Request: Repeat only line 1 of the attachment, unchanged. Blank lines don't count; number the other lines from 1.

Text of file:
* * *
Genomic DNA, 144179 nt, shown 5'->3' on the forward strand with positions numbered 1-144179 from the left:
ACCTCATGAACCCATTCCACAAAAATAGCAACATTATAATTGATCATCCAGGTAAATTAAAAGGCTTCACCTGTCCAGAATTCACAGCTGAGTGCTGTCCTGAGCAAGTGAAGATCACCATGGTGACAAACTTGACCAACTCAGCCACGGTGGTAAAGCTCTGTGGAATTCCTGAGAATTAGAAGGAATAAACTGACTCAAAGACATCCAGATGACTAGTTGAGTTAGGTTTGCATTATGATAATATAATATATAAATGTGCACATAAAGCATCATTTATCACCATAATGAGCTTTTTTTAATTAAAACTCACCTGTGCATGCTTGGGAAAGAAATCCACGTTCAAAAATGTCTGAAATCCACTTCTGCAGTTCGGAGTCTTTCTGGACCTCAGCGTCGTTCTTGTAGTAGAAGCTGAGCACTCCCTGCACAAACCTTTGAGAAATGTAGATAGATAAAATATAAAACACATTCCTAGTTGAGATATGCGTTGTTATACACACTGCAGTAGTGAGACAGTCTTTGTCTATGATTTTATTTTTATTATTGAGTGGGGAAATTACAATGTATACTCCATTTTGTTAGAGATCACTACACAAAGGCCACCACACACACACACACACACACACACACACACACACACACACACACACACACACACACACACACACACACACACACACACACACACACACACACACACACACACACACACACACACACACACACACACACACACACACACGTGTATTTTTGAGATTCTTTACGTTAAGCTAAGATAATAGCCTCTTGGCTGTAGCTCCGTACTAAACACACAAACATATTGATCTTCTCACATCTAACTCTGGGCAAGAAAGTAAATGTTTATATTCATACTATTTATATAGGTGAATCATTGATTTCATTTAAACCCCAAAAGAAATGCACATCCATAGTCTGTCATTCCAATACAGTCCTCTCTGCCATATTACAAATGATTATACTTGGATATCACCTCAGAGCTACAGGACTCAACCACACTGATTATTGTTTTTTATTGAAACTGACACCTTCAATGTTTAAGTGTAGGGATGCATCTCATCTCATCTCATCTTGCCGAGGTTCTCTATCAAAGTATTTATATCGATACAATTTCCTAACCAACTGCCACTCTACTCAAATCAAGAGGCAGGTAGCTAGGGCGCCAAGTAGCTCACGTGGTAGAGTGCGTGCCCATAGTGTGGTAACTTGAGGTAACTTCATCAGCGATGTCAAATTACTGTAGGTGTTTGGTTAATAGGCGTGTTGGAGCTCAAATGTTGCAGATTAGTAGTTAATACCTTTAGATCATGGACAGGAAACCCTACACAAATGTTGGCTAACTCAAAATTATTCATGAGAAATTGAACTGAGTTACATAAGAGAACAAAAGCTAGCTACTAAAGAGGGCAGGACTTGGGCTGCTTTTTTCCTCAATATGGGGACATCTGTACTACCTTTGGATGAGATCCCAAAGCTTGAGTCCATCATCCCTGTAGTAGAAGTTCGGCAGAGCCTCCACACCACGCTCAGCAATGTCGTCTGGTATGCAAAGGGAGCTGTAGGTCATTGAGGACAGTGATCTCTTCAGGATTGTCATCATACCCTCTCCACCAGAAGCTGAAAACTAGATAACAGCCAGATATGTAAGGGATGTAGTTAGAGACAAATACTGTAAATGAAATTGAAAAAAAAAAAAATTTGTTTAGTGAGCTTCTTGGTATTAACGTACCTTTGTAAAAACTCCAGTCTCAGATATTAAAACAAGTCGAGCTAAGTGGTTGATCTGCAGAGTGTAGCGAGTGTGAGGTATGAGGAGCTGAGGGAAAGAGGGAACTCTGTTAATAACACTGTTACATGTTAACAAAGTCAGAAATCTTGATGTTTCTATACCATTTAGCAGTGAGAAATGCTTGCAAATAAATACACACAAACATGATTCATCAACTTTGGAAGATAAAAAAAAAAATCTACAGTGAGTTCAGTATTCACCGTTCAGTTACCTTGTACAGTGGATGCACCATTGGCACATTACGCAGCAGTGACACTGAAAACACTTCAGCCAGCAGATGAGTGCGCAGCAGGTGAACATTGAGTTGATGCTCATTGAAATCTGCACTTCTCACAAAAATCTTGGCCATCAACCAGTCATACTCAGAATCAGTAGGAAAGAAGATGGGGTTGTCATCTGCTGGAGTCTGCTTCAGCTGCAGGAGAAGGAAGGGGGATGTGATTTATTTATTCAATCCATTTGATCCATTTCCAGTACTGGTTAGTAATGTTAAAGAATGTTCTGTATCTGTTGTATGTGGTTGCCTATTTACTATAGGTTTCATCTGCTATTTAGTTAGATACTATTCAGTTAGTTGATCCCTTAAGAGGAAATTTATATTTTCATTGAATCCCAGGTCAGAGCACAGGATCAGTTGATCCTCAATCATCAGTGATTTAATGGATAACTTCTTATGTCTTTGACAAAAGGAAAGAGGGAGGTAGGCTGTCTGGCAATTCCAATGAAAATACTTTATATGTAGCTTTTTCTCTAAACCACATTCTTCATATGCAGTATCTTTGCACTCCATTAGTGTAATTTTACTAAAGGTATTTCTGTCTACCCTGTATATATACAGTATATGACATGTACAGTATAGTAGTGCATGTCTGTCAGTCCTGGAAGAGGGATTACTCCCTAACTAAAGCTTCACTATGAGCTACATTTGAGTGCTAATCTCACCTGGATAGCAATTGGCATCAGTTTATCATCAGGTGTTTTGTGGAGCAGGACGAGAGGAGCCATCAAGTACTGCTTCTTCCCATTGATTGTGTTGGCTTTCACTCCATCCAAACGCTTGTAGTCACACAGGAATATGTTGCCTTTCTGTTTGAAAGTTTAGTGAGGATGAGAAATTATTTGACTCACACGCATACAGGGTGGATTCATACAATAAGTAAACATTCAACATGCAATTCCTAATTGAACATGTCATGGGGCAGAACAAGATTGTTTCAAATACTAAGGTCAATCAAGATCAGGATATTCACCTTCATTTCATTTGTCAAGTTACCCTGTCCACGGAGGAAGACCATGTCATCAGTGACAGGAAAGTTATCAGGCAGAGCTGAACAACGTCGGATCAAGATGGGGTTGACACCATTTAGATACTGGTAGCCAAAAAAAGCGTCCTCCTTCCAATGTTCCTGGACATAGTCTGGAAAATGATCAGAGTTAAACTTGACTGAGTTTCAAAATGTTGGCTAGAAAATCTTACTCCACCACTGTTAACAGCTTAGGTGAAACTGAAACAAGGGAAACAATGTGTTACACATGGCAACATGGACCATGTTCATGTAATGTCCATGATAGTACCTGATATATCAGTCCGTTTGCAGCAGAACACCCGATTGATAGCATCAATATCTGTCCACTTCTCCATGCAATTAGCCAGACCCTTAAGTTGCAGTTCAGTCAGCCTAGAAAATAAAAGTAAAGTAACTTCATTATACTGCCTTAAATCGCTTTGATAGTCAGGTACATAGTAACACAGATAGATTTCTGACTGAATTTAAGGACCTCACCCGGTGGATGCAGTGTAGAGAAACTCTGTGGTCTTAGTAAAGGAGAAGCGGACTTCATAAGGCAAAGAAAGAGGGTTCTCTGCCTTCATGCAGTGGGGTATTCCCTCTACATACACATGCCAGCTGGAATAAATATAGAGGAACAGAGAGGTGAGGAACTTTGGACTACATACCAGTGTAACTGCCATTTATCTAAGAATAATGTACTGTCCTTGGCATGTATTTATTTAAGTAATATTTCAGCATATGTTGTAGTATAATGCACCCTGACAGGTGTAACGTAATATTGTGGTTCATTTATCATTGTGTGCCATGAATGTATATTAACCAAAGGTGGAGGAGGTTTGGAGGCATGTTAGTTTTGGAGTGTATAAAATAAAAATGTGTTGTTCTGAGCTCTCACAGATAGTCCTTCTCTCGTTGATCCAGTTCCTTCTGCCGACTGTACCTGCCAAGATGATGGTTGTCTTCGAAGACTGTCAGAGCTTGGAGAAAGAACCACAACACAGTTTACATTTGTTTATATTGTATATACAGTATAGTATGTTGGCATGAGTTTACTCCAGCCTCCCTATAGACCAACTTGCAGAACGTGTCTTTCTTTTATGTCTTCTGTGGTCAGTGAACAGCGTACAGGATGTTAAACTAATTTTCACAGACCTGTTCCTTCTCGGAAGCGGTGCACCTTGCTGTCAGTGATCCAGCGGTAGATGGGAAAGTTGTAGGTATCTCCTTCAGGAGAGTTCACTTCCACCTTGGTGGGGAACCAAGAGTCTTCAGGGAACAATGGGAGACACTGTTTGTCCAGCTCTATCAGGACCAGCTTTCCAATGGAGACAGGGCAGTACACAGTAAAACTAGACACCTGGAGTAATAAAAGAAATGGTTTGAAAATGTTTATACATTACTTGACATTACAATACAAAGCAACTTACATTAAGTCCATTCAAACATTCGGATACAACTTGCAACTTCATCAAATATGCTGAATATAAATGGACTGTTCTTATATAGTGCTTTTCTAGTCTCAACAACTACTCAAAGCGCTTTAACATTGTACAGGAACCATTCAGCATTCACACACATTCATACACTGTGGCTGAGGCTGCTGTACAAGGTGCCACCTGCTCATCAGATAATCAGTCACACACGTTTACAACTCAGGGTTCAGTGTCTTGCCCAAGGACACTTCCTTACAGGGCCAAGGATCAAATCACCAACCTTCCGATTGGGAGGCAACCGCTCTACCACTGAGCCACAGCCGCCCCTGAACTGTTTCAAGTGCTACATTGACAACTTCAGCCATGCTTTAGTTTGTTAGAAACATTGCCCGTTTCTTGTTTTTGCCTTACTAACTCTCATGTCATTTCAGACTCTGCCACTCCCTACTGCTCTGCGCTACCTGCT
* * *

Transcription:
Genomic DNA, 144179 nt, shown 5'->3' on the forward strand with positions numbered 1-144179 from the left: